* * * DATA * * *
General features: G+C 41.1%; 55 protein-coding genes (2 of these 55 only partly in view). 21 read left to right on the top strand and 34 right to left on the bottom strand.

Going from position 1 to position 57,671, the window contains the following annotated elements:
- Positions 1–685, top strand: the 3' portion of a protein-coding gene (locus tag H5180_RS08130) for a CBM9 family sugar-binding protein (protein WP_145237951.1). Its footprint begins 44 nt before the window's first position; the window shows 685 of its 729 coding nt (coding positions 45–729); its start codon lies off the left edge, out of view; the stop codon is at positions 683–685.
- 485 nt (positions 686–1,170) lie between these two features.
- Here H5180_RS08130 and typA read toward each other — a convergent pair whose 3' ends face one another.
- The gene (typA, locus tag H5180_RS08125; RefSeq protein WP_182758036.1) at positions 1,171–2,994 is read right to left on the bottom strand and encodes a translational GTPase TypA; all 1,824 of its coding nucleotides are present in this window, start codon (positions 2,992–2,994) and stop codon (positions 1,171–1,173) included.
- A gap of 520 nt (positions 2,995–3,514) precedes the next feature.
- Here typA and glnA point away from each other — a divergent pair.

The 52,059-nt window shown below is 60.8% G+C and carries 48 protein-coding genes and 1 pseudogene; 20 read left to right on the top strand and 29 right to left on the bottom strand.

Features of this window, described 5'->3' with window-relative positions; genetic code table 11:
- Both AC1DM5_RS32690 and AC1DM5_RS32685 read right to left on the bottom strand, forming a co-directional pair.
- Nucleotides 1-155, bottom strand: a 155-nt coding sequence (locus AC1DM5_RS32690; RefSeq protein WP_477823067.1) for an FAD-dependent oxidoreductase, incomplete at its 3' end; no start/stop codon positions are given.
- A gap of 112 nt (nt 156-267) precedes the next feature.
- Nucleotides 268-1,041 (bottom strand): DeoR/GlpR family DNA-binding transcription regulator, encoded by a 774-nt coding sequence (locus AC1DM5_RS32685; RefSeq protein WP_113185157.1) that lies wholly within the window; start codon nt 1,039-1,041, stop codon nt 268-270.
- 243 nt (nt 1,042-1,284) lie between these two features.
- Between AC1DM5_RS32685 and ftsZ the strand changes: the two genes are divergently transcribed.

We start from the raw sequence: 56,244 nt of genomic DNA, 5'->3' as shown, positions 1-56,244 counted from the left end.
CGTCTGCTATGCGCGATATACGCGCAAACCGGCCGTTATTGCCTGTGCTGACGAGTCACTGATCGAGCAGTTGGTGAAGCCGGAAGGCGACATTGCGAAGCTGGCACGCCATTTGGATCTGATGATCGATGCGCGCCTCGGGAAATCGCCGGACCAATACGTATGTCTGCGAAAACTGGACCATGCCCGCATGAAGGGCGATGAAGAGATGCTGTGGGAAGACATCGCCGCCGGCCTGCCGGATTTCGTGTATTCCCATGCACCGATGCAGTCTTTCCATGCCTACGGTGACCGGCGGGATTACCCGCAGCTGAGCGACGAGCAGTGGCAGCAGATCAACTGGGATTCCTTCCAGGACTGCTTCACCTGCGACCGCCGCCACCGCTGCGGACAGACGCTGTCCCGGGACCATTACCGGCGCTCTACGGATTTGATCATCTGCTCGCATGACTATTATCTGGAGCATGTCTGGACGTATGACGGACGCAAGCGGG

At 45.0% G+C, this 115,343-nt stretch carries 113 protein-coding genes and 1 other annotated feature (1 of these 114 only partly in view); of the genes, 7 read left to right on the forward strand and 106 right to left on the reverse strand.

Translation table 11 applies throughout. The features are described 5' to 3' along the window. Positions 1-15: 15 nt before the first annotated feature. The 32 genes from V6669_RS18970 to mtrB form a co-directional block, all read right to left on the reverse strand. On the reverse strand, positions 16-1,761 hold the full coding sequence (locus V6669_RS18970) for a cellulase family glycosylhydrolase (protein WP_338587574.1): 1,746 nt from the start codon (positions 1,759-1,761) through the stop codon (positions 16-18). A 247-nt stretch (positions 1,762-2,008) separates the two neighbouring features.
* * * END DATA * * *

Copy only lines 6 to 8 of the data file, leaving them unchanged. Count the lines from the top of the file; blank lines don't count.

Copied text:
- The gene (typA, locus tag H5180_RS08125; RefSeq protein WP_182758036.1) at positions 1,171–2,994 is read right to left on the bottom strand and encodes a translational GTPase TypA; all 1,824 of its coding nucleotides are present in this window, start codon (positions 2,992–2,994) and stop codon (positions 1,171–1,173) included.
- A gap of 520 nt (positions 2,995–3,514) precedes the next feature.
- Here typA and glnA point away from each other — a divergent pair.